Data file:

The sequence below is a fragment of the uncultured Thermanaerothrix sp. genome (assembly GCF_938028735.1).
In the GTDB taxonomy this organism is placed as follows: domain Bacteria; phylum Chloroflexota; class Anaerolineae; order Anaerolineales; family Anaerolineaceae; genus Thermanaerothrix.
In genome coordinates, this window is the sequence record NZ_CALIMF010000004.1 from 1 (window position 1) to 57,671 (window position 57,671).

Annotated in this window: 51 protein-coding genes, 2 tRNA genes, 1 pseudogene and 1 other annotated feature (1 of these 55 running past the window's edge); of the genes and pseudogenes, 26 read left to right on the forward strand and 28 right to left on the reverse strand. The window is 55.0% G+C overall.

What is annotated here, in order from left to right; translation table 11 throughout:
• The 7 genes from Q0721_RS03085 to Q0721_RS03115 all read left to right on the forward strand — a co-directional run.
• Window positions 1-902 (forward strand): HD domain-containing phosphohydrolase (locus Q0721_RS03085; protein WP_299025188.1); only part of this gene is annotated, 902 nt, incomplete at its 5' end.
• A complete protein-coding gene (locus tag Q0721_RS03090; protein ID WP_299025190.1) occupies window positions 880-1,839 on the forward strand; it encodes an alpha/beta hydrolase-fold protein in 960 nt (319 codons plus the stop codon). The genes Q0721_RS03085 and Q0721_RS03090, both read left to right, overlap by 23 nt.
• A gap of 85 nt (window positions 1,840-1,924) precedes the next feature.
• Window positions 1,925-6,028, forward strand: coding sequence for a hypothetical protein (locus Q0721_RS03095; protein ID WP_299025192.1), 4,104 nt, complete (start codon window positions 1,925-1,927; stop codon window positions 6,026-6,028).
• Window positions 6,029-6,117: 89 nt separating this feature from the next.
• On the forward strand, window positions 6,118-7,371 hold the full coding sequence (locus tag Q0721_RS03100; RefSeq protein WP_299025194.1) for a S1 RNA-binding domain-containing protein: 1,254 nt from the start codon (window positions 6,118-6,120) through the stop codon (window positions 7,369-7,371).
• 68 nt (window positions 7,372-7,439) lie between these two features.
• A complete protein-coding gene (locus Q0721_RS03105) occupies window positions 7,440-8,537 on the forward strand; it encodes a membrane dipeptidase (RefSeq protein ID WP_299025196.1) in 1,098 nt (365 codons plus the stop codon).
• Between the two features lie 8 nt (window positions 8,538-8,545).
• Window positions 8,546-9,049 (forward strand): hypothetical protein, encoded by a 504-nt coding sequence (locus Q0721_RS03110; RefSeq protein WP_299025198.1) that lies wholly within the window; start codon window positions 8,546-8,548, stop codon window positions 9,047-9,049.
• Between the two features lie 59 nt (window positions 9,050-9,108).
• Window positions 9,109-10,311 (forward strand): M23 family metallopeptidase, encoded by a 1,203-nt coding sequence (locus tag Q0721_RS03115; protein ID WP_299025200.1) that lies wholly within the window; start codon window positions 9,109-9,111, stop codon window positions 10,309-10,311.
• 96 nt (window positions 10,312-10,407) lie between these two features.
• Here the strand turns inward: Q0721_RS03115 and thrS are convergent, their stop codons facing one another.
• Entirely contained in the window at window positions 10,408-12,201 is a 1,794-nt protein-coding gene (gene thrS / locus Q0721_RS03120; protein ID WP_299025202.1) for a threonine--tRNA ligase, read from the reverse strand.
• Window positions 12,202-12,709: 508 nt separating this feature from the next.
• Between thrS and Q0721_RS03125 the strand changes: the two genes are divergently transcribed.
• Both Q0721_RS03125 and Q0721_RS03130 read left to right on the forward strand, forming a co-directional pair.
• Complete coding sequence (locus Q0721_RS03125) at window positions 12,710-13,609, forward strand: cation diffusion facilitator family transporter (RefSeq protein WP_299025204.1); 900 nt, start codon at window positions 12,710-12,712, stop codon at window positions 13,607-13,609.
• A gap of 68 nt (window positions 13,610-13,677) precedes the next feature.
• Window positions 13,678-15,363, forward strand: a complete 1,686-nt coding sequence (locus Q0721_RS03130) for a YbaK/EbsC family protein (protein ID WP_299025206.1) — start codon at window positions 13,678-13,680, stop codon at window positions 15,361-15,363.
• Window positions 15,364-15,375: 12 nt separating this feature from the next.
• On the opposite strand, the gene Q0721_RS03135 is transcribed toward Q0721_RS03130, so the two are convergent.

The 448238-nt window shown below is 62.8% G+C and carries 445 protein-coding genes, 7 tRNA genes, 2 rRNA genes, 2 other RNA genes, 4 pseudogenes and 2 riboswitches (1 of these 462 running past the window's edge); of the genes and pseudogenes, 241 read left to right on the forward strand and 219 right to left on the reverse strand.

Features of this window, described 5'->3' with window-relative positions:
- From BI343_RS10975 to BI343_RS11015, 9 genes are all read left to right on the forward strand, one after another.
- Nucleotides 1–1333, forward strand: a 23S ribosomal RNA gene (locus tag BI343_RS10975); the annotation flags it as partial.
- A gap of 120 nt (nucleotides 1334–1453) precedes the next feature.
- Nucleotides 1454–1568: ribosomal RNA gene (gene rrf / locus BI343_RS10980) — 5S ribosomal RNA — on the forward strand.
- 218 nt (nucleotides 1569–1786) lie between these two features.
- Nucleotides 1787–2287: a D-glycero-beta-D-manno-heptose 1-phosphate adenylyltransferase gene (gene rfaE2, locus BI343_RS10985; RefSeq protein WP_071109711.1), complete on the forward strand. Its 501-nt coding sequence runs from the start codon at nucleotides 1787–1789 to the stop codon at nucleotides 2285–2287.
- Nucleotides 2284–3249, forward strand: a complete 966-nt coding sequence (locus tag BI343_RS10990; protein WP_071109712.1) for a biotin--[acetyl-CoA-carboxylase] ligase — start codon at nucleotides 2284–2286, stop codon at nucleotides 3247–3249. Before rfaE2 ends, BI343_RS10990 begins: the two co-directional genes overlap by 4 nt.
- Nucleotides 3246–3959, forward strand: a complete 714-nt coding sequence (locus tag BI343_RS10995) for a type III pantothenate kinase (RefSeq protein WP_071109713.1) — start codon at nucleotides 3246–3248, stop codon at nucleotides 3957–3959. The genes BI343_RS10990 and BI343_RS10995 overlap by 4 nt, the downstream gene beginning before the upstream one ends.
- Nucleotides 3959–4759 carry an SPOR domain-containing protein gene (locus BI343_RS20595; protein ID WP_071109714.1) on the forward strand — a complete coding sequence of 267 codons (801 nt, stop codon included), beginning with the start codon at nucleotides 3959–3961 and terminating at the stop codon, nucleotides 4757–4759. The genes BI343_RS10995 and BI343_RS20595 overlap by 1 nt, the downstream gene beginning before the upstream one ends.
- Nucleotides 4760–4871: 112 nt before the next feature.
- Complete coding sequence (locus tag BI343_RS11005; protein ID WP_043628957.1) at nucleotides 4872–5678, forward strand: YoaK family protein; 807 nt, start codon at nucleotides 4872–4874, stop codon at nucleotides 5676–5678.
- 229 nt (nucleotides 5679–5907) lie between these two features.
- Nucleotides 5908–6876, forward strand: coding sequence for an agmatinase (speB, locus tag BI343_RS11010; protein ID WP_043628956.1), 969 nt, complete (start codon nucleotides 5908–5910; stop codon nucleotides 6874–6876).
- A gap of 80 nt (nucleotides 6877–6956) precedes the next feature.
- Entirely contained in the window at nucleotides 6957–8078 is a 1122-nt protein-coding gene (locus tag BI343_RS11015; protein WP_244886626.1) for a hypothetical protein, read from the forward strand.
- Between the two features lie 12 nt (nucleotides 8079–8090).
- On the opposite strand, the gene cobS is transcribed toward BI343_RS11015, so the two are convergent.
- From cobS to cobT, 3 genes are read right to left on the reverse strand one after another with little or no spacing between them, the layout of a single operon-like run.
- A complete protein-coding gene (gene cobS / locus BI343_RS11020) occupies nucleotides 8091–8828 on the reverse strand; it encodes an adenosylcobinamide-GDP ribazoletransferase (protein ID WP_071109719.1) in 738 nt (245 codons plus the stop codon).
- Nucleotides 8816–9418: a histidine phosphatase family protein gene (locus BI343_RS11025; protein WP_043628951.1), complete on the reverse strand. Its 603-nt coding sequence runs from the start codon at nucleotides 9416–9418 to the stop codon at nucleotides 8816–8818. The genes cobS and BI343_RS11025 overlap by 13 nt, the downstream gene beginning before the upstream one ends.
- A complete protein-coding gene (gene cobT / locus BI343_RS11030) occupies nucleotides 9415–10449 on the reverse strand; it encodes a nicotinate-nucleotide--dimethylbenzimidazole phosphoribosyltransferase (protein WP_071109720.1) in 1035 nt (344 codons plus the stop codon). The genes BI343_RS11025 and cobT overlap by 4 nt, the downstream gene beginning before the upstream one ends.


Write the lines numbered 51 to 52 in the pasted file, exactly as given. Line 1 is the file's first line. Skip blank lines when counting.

- Nucleotides 8816–9418: a histidine phosphatase family protein gene (locus BI343_RS11025; protein WP_043628951.1), complete on the reverse strand. Its 603-nt coding sequence runs from the start codon at nucleotides 9416–9418 to the stop codon at nucleotides 8816–8818. The genes cobS and BI343_RS11025 overlap by 13 nt, the downstream gene beginning before the upstream one ends.
- A complete protein-coding gene (gene cobT / locus BI343_RS11030) occupies nucleotides 9415–10449 on the reverse strand; it encodes a nicotinate-nucleotide--dimethylbenzimidazole phosphoribosyltransferase (protein WP_071109720.1) in 1035 nt (344 codons plus the stop codon). The genes BI343_RS11025 and cobT overlap by 4 nt, the downstream gene beginning before the upstream one ends.